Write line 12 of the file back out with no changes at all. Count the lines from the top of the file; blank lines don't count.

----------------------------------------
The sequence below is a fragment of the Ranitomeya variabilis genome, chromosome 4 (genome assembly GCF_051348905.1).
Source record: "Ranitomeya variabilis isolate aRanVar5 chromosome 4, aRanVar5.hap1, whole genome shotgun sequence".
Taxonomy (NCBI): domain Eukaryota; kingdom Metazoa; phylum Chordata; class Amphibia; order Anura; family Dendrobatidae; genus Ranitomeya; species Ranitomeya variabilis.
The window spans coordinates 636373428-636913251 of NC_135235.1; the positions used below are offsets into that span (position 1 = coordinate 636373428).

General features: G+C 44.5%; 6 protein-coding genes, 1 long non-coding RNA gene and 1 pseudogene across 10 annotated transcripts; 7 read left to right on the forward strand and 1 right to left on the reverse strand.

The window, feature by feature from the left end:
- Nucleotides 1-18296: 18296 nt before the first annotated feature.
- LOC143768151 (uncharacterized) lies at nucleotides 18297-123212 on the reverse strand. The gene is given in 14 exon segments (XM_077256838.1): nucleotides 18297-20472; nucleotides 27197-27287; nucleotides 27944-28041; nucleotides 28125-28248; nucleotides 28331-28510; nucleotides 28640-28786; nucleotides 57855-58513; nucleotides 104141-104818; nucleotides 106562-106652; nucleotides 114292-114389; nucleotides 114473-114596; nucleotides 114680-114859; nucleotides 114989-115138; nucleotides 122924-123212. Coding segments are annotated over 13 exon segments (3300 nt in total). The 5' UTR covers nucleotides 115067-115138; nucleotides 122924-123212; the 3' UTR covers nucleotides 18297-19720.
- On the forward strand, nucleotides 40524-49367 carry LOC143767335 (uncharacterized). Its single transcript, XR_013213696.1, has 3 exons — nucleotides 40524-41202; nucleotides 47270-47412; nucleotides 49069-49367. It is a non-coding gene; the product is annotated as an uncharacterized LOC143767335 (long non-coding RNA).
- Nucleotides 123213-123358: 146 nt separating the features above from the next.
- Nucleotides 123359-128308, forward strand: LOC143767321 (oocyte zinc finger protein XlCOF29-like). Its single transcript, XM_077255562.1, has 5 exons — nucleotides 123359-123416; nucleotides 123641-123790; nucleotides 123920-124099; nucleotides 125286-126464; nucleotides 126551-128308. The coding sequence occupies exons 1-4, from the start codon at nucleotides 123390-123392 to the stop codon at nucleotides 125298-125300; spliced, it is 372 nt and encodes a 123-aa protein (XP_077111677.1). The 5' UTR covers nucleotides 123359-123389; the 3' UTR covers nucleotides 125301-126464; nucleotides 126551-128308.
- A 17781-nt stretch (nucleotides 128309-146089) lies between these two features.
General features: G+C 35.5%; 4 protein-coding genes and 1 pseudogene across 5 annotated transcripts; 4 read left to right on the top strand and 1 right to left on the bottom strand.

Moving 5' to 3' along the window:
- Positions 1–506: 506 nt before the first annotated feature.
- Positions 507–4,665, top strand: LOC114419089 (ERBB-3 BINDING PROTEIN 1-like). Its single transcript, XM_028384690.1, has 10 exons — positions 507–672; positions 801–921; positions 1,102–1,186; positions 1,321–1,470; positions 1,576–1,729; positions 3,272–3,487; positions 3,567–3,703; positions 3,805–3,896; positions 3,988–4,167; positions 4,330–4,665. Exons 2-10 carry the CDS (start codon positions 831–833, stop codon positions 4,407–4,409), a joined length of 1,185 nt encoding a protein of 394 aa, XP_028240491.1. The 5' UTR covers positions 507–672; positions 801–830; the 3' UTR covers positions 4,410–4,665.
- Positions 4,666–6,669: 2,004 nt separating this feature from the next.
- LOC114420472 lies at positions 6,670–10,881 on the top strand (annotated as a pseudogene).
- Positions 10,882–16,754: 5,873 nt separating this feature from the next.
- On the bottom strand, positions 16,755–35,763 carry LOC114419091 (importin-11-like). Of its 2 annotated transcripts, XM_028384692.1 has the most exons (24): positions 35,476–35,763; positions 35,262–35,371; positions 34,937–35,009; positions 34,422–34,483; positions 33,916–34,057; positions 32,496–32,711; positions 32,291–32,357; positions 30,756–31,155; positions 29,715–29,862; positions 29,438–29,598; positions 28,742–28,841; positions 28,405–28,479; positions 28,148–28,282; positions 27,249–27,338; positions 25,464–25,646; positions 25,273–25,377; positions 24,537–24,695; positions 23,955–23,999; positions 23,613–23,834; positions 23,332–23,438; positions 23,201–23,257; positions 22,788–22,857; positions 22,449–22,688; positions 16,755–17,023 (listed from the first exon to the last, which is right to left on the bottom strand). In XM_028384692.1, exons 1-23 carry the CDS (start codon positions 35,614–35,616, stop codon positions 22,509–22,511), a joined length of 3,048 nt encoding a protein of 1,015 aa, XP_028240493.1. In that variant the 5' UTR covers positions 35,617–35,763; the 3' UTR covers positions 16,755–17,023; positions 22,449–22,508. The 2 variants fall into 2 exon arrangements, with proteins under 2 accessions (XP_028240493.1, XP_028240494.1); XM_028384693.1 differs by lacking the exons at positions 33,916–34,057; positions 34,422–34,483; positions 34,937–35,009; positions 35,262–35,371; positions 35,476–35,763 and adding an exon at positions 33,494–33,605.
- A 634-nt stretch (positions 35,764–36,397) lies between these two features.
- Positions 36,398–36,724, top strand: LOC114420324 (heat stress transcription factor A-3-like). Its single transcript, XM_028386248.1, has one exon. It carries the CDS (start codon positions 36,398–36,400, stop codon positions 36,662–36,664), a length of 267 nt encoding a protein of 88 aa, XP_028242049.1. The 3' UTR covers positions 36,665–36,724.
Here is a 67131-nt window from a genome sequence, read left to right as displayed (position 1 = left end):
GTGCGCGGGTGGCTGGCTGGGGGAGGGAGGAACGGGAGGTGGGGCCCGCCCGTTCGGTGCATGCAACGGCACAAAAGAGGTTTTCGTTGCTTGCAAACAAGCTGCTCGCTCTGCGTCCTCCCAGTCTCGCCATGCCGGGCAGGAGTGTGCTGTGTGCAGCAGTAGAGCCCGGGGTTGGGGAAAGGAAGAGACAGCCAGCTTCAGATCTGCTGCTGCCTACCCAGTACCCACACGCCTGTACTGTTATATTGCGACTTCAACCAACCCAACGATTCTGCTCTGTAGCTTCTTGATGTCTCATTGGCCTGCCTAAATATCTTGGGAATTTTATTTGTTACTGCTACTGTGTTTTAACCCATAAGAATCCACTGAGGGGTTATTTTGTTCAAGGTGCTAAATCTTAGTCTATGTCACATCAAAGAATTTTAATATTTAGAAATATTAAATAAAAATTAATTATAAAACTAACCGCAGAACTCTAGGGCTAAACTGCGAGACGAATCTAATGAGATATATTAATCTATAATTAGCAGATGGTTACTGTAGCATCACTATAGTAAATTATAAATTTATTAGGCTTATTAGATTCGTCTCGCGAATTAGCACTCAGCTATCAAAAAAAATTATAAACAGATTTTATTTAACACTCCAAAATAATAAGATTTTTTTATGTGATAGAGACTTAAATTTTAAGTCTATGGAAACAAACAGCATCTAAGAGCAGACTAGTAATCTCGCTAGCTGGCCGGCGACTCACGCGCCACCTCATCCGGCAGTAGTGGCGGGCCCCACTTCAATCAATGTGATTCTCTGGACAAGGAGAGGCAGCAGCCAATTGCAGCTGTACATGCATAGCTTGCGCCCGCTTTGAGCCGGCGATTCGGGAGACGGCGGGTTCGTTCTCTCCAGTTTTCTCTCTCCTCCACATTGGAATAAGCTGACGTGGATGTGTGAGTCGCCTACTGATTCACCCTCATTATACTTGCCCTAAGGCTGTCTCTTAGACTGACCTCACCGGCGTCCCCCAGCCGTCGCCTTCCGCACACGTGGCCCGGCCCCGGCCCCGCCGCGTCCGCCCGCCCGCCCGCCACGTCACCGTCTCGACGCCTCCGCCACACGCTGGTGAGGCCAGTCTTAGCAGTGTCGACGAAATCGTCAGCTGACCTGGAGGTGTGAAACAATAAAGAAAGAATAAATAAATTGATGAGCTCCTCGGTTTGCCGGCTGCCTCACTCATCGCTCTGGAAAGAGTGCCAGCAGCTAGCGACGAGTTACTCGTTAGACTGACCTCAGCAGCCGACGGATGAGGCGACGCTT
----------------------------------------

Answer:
- A 17781-nt stretch (nucleotides 128309-146089) lies between these two features.